Almost a Miracle: The American Victory in the War of Independence

By John Ferling | Go to book overview

18
“SOUTHERN MEANS AND SOUTHERN
EXERTIONS”: HOPE AND DESPAIR,
JUNE–DECEMBER 1780

THE FRENCH ARMY OF 6,500 MEN under General Rochambeau had been expected to make landfall in Rhode Island early in June. Like almost everything else in this war, it arrived late. The French soldiers, resplendent in their distinctive formfitting white uniforms and black hats, did not come ashore until July 15. The huge French task force had slipped undetected through the Royal Navy's Atlantic cordon, and the entire French army was unloaded and its defenses nearly completed before Admiral Arbuthnot was aware of its arrival. Clinton's hopes of assailing the French while they were vulnerable, perhaps driving them away before they established a toehold in America, were dashed. An angry Clinton did nothing that summer, save to ask London to recall Arbuthnot.1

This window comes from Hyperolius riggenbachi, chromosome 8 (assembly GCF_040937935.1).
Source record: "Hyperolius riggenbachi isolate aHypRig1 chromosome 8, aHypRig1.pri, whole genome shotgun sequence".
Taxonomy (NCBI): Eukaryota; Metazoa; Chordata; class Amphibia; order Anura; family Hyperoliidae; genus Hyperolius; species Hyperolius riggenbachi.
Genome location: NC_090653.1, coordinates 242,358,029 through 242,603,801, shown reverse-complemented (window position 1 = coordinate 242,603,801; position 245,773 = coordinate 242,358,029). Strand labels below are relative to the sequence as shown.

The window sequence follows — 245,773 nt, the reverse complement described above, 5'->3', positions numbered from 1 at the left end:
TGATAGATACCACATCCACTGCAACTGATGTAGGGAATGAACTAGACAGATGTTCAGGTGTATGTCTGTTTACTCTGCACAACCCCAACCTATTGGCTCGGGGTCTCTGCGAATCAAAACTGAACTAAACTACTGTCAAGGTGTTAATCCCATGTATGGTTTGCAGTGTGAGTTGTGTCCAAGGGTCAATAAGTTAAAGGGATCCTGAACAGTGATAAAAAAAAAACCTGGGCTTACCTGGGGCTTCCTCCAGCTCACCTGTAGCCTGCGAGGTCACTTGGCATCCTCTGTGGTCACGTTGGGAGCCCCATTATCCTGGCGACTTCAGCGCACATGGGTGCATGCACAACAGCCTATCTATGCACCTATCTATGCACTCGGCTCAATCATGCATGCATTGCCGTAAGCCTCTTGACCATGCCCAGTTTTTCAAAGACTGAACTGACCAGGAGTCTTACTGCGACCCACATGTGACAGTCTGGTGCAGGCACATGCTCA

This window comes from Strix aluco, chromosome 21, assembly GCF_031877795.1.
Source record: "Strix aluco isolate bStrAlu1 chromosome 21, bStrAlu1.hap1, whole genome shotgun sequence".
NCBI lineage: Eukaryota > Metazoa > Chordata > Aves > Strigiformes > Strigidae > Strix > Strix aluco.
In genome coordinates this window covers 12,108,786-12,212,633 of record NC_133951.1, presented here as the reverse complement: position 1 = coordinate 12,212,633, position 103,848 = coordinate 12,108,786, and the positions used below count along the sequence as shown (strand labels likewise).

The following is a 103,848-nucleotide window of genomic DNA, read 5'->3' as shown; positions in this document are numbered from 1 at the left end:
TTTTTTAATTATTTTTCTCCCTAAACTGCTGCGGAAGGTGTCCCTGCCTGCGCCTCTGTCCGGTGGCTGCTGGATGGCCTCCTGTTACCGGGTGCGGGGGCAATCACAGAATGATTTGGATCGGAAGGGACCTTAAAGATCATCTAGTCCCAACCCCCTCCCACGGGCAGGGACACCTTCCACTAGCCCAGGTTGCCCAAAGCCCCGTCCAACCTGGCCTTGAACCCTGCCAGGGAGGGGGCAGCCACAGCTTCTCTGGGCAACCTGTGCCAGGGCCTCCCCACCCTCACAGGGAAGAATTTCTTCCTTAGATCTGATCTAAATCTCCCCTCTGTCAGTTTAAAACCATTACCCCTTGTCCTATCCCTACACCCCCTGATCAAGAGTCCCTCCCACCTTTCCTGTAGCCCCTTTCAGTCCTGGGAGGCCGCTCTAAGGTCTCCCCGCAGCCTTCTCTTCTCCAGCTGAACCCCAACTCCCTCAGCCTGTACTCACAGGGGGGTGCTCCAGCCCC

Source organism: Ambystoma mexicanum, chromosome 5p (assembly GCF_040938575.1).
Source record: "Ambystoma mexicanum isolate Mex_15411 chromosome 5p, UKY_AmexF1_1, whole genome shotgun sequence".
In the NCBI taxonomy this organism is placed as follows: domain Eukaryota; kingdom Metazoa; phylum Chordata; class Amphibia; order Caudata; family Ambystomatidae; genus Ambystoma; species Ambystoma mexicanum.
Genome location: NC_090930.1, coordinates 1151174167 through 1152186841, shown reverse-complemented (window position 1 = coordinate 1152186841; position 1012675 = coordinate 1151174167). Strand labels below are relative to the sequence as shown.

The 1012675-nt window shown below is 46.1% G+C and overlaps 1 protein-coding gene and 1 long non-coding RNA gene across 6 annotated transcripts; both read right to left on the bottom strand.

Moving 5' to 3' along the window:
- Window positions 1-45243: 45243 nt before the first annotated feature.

Washington had learned that the French were on the way nearly seventy-five days before they finally arrived. From Lafayette, who had returned to America in April after a sixteen-month absence, Washington had also discovered that Rochambeau had been ordered to permit the American commander to establish the armies' course of action. For Washington, that meant one thing: a joint campaign to retake New York. Since the arrival of the first French fleet under d'Estaing two years earlier, Washington had fixated on New York, intransigently refusing to move his army from its shadow, lest he lose the opportunity to attempt its conquest should another French squadron happen by. Washington now feared that the last chance to win the war might be at hand. With American morale crumbling and its economy shot, by mid-1780 he had come to believe that time was running out. “This is the time for America by one great exertion to put

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